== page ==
The life of a writer, whose only fiction novel to date is described as the soul of America and has been in print for over five decades, cannot be confined to a ninety-minute documentary. But Harper Lee: From Mockingbird to Watchman is an interesting film about the reclusive writer, who rose to fame in the ’60s after the publication of her first work of fiction To Kill a Mockingbird. While the film only gently tries to mention the mumblings about the critique surrounding To Kill a Mockingbird, I will confine this note only to the analysis of the documentary.
The documentary decides to make the film that was based on the novel as the backdrop of exploring Lee’s life, enough that after a while I thought it was a documentary about the film and not Lee. However, it does try to explore the writer’s journey, influences and some of her closest relationships.
Lee’s journey as a writer began with a generous gift from her friends, whom she frequented in New York. Michael and Joy Brown describe their decision to give all the money Michael got from a gig to Lee, so that she could take a year off from her job as an airlines ticket agent and devote it to writing. They were confident that Lee was only working as a tickets agent temporarily and would eventually do something else. This act of generosity gave Lee the opportunity to work on her novel and give the world her celebrated work.
The film explores the essential influences that had an impact on Lee and her writing. At the core she was a girl from the American South with a passion for its simplicity, and was greatly influenced by her surroundings. The famous character in Mockingbird, Atticus, has great resemblance to her father. The other characters were her friends and people she socialized with.
Lee was also incidentally writing about race relations, a first for a Caucasian writer at that time, just when the US was at the brink of the Civil Rights revolution. It’s all conjecture as to if she was looking to influence the movement at all, for Lee was only writing about her life, her people, and her environment. She was and always remained the Southern girl from Monroeville, Alabama and all the interviews in the film speak to this fact.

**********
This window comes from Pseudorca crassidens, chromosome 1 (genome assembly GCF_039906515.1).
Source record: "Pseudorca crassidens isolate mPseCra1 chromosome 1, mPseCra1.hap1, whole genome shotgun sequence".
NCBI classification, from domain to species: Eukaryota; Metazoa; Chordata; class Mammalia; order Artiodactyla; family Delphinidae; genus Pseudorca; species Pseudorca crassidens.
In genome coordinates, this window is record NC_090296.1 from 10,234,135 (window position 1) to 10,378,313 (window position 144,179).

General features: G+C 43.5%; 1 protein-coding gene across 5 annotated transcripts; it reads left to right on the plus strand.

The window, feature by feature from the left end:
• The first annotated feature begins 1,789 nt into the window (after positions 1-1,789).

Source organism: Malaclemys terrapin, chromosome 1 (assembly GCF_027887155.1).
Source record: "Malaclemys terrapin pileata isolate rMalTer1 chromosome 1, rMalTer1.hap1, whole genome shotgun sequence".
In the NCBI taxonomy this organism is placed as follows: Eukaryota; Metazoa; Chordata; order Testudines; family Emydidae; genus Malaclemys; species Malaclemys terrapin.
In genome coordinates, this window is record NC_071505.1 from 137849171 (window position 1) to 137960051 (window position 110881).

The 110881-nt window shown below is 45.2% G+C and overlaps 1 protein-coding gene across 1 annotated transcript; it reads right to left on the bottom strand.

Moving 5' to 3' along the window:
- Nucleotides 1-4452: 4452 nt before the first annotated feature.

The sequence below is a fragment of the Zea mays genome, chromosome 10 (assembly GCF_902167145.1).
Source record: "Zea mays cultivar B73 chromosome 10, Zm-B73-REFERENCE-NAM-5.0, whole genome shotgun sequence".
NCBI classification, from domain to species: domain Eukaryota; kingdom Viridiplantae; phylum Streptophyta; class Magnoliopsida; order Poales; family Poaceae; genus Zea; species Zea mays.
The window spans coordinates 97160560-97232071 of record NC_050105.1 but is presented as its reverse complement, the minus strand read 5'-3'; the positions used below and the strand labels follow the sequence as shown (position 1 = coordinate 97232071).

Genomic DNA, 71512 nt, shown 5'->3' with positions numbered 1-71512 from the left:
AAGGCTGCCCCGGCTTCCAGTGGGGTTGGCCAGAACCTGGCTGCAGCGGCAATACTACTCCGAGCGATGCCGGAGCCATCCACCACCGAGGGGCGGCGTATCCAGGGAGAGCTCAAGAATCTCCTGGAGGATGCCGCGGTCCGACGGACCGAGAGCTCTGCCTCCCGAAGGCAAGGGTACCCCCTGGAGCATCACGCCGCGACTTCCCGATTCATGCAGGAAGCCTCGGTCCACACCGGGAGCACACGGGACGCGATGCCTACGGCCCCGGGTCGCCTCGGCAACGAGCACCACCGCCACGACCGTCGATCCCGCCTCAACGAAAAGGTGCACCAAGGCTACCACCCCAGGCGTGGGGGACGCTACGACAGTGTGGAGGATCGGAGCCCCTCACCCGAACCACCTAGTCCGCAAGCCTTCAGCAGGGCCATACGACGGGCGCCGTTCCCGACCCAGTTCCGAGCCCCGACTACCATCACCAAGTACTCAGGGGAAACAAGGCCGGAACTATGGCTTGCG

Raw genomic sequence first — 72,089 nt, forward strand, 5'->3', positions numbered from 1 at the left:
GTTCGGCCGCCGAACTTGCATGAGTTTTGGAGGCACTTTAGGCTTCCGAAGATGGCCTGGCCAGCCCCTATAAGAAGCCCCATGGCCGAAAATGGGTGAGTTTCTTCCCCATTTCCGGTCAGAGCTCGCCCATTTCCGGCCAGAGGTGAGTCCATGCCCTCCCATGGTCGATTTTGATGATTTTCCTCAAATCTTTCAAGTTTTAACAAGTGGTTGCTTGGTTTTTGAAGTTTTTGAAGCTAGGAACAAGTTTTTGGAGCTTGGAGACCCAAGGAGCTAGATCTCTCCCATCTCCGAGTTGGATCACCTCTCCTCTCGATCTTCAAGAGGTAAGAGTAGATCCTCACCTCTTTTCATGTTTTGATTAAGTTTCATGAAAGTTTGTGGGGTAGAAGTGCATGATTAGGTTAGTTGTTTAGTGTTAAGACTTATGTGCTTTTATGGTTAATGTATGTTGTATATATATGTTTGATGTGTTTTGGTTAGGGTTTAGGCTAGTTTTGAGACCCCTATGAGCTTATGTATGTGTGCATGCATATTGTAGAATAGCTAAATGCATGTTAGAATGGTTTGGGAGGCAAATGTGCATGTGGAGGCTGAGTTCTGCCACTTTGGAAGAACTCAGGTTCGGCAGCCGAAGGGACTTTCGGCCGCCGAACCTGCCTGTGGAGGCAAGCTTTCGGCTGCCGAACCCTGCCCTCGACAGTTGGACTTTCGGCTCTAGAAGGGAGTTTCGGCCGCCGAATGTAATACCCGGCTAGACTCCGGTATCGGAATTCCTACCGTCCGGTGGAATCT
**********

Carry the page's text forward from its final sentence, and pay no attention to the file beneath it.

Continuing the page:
Some part of the film is devoted to exploring Lee’s relationship with Truman Capote, the author, journalist, and artist. They were close friends for many years and Lee’s 90-year-old sister Alice Finchley gives us an interesting insight into that relationship. It slowly evolved from being friends, to fellow artists, to collaborators and then to envious competitors, as Capote wasn’t able to enjoy Lee’s success when she won the Pulitzer Prize for her book.
Obviously the backdrop of all this is the recent revelation that Lee had indeed written another book just before Mockingbird, which was sent to a publisher, but never saw the light of day. Lee claims to have forgotten all about it, but last year someone at the publishing house discovered the manuscript from the late ’50s. It was the first work of Nelle Harper Lee, discarded as un-publishable. After Mockingbird, this new novel Go Set a Watchman (meant to be the story after Mockingbird) has a lot to live up to.
The film includes interviews with many contemporary writers and artists who have been influenced by Lee’s work and her life. A lot of people’s thoughts wandered around the truth of this gifted writer having stopped writing (publicly) after just one (now two) works. If she had decided to continue, we would have had a body of work spanning five decades, but from a fellow artist’s perspective, perhaps she had said all that she wanted to say with Mockingbird.
The documentary is available now on DVD.